The art of lifting a verse from its context in order to prove a point is incredibly dangerous. Abusing its intended meaning, tantamount to tampering with God’s Word, is eternally damaging to any who believe it. Understanding what God means when He says what He says and correctly implementing His directives cannot be understated. Take, for instance, Acts 16:31.
The work of Paul and Silas took them into strange places and difficult circumstances. The truth of God’s Word was not always gladly received (Acts 2:41) and was often attacked (Acts 4:18; 5:40; 7:59-60; et al.). Acts 16 finds Paul and Silas preaching in Philippi to a warm welcome that came to an abrupt halt when a fortune-telling female “who brought her masters much profit” began to expose Paul and Silas as messengers of God. Paul silenced her “in the name of Jesus Christ,” which brought an end to their profit-sharing. With trumped-up charges against the two preachers, they were beaten and imprisoned.
Not given to moping about circumstances, these hardy souls began to sing and praise God in their cell, literally bringing the house down. Experiencing the earthquake and failure of security, the jailor drew his sword, intent on becoming past-tense. A hair’s breath away from death, he heard Paul: “Do yourself no harm, for we are all here.” Throwing himself at the apostle’s feet, he asked: “Sirs, what must I do to be saved?”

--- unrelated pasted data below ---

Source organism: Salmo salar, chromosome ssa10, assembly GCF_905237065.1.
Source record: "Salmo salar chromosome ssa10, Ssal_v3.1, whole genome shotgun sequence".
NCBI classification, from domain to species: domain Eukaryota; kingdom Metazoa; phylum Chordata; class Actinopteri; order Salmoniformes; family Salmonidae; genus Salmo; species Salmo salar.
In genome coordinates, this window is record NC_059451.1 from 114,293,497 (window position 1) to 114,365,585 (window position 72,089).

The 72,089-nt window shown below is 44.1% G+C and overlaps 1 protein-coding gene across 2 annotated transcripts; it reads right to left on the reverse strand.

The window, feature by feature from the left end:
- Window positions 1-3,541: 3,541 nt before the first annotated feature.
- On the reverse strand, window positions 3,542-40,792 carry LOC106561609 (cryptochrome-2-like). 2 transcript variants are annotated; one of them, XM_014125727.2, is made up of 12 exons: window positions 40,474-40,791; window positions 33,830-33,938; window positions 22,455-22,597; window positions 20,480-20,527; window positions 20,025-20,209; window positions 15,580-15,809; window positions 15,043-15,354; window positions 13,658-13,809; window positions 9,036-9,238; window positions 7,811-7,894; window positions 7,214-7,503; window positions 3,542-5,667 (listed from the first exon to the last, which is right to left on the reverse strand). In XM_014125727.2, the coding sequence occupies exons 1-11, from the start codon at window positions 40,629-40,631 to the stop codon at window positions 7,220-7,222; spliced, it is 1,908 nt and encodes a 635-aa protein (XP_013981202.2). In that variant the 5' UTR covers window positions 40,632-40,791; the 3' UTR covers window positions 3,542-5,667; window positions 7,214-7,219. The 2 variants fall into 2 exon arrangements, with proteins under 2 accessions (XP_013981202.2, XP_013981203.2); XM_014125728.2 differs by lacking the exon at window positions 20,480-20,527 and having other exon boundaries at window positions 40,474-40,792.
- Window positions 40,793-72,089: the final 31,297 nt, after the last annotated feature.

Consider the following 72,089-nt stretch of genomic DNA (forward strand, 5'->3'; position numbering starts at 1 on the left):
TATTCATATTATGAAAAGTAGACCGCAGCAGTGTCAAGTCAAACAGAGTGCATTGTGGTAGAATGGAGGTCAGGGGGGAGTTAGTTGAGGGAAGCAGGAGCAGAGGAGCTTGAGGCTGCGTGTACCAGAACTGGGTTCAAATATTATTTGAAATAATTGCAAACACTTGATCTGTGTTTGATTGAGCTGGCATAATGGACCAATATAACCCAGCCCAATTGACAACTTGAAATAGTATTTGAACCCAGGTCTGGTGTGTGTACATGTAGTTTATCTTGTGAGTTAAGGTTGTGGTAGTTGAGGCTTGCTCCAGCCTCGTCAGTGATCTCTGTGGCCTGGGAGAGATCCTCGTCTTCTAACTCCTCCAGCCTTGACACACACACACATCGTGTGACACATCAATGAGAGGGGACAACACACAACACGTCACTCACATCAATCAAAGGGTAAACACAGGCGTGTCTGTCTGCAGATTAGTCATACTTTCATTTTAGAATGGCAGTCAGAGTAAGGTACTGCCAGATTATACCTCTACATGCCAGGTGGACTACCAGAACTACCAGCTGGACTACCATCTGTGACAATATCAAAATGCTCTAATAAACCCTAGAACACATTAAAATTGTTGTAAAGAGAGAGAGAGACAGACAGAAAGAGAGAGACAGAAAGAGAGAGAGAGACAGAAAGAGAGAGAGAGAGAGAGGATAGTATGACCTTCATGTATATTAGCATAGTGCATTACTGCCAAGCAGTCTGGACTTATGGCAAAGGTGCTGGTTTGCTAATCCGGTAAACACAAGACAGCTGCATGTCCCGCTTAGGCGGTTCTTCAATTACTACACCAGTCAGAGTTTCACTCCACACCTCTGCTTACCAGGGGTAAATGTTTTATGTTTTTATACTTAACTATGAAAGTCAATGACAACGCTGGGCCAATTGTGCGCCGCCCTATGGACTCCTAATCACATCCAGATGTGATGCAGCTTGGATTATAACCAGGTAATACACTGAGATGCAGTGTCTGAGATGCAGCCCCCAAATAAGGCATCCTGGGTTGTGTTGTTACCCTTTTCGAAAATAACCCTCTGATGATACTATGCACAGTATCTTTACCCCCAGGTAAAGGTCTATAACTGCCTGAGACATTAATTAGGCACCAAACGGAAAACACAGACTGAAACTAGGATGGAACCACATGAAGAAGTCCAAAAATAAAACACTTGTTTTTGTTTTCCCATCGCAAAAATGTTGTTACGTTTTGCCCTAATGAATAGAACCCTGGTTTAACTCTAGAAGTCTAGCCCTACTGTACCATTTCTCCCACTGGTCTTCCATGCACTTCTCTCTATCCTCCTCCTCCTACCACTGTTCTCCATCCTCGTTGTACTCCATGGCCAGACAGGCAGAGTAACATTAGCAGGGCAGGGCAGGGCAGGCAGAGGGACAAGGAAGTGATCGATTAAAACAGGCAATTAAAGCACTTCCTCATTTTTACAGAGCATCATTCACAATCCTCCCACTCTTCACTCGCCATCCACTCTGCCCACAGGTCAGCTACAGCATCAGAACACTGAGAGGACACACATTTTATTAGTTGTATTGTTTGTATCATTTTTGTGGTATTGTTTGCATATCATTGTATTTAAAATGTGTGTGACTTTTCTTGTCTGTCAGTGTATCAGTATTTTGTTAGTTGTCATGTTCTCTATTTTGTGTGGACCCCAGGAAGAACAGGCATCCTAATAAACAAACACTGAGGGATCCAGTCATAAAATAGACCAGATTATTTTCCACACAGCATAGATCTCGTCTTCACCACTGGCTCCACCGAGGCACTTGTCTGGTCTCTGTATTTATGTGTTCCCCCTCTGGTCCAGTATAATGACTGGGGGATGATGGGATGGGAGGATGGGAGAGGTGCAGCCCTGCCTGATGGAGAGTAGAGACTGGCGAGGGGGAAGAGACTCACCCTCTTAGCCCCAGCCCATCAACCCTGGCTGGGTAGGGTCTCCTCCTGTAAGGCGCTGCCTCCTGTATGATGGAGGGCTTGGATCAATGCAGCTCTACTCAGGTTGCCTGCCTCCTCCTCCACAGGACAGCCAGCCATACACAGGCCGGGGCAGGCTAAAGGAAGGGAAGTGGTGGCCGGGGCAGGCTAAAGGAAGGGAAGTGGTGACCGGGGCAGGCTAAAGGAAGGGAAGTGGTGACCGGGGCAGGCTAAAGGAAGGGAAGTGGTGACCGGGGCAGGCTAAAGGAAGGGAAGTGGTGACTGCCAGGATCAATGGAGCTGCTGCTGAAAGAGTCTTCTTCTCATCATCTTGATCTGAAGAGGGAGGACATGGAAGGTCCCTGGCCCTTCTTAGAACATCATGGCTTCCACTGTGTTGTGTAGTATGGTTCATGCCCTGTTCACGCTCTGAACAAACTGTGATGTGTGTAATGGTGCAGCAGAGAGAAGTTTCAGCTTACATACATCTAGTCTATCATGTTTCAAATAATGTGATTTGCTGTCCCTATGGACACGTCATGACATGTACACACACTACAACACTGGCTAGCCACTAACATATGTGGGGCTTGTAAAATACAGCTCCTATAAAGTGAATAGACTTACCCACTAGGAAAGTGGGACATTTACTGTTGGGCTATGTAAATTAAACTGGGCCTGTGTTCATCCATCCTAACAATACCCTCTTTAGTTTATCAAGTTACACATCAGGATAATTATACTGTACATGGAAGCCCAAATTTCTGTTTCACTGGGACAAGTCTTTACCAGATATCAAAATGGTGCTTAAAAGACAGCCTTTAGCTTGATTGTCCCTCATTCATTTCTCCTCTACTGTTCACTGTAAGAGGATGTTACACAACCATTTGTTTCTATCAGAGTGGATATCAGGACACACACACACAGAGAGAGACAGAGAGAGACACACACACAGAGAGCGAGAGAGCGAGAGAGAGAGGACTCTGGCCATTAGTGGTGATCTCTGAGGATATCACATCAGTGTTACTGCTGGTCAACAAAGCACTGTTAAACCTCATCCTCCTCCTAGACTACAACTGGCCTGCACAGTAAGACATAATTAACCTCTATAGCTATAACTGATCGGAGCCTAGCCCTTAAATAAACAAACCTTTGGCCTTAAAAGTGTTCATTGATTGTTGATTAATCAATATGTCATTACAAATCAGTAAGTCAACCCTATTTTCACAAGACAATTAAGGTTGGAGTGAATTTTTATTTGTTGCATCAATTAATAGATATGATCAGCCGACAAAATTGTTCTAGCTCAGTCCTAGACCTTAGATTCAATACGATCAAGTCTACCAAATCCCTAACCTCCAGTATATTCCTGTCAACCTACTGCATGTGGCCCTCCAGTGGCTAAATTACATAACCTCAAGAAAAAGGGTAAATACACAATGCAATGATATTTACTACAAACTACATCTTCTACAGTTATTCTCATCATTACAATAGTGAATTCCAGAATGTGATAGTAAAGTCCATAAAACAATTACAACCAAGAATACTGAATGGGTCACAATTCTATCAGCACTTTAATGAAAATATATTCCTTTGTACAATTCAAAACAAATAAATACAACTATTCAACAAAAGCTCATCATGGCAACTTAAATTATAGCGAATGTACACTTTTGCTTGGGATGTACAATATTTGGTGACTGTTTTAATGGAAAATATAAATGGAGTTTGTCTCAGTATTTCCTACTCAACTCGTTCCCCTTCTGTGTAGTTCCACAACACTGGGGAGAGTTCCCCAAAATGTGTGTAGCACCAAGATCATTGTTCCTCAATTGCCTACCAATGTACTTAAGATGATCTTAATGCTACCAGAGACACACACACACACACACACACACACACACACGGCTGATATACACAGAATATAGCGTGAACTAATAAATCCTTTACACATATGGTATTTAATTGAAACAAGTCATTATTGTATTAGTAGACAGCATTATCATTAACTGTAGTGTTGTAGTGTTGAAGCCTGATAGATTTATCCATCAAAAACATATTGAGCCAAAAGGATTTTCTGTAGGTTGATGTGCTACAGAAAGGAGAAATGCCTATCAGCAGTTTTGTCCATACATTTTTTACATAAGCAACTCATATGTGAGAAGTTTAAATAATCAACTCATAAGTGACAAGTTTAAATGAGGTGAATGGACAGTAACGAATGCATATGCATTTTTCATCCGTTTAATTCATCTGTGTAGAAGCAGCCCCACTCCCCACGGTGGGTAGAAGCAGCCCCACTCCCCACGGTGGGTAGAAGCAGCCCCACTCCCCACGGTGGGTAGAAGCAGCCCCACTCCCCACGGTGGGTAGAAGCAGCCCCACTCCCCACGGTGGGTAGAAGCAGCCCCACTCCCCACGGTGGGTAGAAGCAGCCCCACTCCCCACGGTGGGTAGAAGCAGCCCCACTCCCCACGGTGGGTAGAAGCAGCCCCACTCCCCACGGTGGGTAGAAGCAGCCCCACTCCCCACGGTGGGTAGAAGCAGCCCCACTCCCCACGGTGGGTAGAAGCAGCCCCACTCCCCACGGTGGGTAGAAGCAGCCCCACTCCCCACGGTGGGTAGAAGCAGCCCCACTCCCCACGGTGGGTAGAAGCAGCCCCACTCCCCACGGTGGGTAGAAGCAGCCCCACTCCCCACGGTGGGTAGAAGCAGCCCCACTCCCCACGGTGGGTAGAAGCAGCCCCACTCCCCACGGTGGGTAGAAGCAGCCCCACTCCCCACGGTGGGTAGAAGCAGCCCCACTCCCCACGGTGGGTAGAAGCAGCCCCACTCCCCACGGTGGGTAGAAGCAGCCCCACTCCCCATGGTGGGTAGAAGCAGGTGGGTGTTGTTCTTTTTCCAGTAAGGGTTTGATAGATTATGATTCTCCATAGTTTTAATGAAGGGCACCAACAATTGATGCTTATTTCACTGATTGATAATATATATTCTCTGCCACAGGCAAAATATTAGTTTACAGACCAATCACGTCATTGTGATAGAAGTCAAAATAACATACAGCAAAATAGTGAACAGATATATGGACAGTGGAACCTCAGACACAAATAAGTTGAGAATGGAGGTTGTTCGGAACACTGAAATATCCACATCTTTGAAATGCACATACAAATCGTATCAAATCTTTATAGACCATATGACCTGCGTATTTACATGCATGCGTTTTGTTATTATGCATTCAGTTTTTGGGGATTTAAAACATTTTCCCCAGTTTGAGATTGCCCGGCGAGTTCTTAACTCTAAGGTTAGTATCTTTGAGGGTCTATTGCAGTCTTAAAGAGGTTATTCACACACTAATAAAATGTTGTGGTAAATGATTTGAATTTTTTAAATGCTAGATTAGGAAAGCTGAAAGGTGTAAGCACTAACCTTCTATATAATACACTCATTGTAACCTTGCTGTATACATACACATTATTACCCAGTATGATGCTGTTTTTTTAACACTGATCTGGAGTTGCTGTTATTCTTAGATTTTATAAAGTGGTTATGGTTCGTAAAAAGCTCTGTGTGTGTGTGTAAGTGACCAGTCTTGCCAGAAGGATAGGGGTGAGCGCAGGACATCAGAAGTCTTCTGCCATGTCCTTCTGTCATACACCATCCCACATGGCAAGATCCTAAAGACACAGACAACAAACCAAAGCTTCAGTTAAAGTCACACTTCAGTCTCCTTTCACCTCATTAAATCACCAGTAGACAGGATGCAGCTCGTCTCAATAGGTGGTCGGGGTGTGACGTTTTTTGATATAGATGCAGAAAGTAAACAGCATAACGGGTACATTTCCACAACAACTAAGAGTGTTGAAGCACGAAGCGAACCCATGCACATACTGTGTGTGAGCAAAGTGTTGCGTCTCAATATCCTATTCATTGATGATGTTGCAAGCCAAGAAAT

Many sincere God-seekers believe the entire plan of salvation is in Paul’s response: “Believe on the Lord Jesus Christ, and you will be saved, you and your household.” The doctrine promoted is: faith alone saves. But, wait! Put this text in its context. The jailor could not be baptized to walk in newness of life (Romans 6:1-6) because he had neither confessed Christ (Matthew 10:32-33) nor repented (Luke 13:3, 5). He could not do either of these because he did not yet know that “without faith it is impossible to please Him” (Hebrews 11:6) and, in fact, did not know Who to believe in (John 8:24). Paul’s response merely introduced the man to a journey of faith and obedience toward salvation (Romans 1:5).
What “de-contexters” miss is that the Philippian jailor was told what he needed to hear based upon where he was, a heathen, ignorant of the Christ. They spoke the word of the Lord to him and his household, producing f (v. 32; faith, cf. Romans 10:17), then the jailor responded, repenting (“washed their stripes,” v. 33; cf. 2 Corinthians 7:10), and obedience (“immediately he and all his family were baptized” (and isn’t it interesting that in every conversion in Acts, baptism is mention). And, notice further, it was after baptism that there was rejoicing, not before (v. 34).
A fellow once said, “A text without a context is a pretext for a proof text”; such a “proof text” is just wrong. So, believe on the Lord.